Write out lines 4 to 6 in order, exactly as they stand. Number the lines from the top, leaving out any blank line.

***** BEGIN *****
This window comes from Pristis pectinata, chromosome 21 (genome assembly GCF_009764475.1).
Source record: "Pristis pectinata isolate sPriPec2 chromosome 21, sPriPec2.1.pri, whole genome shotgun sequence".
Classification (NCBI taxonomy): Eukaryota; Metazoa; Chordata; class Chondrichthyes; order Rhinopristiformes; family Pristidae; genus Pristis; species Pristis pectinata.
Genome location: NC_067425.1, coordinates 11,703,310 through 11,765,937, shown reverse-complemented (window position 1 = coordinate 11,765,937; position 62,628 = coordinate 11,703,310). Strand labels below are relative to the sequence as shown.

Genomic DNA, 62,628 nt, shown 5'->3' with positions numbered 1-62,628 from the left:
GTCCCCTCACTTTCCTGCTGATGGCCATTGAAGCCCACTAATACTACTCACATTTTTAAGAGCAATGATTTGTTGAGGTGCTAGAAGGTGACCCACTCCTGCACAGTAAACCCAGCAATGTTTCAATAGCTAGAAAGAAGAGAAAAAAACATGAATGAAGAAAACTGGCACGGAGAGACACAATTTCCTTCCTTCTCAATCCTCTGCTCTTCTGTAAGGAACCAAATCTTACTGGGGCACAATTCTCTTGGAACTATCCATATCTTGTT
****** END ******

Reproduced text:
Genome location: NC_067425.1, coordinates 11,703,310 through 11,765,937, shown reverse-complemented (window position 1 = coordinate 11,765,937; position 62,628 = coordinate 11,703,310). Strand labels below are relative to the sequence as shown.

Genomic DNA, 62,628 nt, shown 5'->3' with positions numbered 1-62,628 from the left:
GTCCCCTCACTTTCCTGCTGATGGCCATTGAAGCCCACTAATACTACTCACATTTTTAAGAGCAATGATTTGTTGAGGTGCTAGAAGGTGACCCACTCCTGCACAGTAAACCCAGCAATGTTTCAATAGCTAGAAAGAAGAGAAAAAAACATGAATGAAGAAAACTGGCACGGAGAGACACAATTTCCTTCCTTCTCAATCCTCTGCTCTTCTGTAAGGAACCAAATCTTACTGGGGCACAATTCTCTTGGAACTATCCATATCTTGTT